physiquality blog: preparing for running in cold weather

When it comes to temperatures, I’m a bit like my bulldog or Goldilocks: Not too hot, not too cold… I want it just right.

But I can respect people who make resolutions to go out there no matter how cold the weather is in order to stick to their fitness or running goals. I just hope they heed some of the advice I gathered from our experts.

Preparing for running in cold weather

with advice from Mitch Kaye, PT

When temperatures drop but you’ve made a resolution to run more in 2020, you might feel like you’re trapped between an icy rock and a hard place. But if you wear the right gear and approach your run with the right attitude, you’ll be keeping pace with your goals before you know it.

Here are six things to keep in mind as you run in freezing weather:

Wear the right clothes and shoes. You might be tempted to dress like a polar scientist, but running in cold weather requires lighter, looser gear. Think layers — air trapped between your layers of clothing can be insulation against the cold. And remember that you’ll get warmer as you run; the general rule is to dress like it’s about 20 degrees warmer than what it actually is, so you will be a little chilly when you start running.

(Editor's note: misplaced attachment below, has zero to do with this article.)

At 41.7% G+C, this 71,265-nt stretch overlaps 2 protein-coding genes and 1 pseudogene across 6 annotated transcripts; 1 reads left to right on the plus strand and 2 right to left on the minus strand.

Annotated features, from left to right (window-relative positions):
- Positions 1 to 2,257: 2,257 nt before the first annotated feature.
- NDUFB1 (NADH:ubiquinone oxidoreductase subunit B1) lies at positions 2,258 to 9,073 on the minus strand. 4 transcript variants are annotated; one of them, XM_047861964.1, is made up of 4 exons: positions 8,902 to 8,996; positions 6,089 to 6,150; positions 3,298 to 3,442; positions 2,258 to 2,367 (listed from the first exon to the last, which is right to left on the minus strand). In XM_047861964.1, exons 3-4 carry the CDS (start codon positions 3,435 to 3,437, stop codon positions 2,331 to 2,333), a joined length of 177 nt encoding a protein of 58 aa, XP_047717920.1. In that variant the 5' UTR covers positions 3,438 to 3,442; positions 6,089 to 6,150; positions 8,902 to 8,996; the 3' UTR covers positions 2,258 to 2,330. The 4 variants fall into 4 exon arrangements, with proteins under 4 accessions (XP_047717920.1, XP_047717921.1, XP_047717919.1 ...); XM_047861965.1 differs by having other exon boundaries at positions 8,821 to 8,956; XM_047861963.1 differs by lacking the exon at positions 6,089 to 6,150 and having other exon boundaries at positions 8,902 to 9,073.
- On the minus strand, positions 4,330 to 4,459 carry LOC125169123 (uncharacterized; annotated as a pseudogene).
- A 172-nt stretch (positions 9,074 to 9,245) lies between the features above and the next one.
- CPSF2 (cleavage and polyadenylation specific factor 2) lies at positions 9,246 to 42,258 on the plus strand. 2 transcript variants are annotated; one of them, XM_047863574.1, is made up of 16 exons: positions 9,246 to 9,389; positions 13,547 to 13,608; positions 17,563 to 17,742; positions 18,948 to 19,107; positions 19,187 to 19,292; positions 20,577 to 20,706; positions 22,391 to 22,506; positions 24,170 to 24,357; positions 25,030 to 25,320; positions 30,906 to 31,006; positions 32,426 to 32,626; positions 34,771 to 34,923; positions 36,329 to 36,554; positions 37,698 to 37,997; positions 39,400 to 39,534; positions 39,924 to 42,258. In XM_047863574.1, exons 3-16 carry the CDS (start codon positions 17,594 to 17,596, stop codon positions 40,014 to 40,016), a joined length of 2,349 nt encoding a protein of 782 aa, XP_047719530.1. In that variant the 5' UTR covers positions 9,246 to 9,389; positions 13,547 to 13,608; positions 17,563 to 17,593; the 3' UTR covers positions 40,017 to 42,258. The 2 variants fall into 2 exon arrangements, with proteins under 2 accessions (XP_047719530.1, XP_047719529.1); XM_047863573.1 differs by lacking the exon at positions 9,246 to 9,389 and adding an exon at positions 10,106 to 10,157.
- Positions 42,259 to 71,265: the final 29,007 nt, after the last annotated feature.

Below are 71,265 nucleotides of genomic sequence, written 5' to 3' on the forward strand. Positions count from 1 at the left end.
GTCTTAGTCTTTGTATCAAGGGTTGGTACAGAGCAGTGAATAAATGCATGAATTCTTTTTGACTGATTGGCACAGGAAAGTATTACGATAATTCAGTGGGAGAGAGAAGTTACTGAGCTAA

Read the full entry at physiquality.com!

physiquality blog: using exercise to manage stress

I can easily say that for us, the last six weeks of the year are the most stressful time, every year, hands down. Balancing the needs of two families, plus all of the holiday communications, plus wrapping and finding gifts for more than 30 people, plus all of the requisite cooking and traditions that need to be followed… It’s a lot.

I often forego certain classes because of other commitments, yet when I do finally attend yoga or go to a dance class, I feel so much better. (The challenge is what I do afterward — I went from yesterday’s yoga class to the grocery store, home to clean up, to 2 different malls for my son’s photo with Santa, then back home to cook dinner for guests.)

But we do what we can. Like most people, I try to remember not to overburden our schedule too much, and to take breaks to avoid burnout before Santa even makes it down the chimney.

Using exercise to manage stress

with advice from Diego Kim, PT, DPT

The holiday craziness is in full swing: Office parties and family gatherings. School performances and final exams. Impending travel and days away from work and your regular routine.

The end of the year can be overwhelming, and it’s not uncommon to be stressed out. While you might be tempted to grit your teeth and push through your crazy schedule, it’s healthier to acknowledge your stress and manage it in a healthy way, like through exercise.

Read the full entry at physiquality.com!

physiquality blog: obesity: what are the risks, and how can physical therapy help?

with advice from Progressive Physical Therapy and Rehabilitation and AED Superstore

The word has been out for a while: Obesity is on the rise in America. A study published last year by JAMA (the Journal of the American Medical Association) showed that no matter which way you look at the data (all adults, men vs. women, specific age groups), more people are obese in all of these categories than there were 10 years ago.

What can contribute to obesity?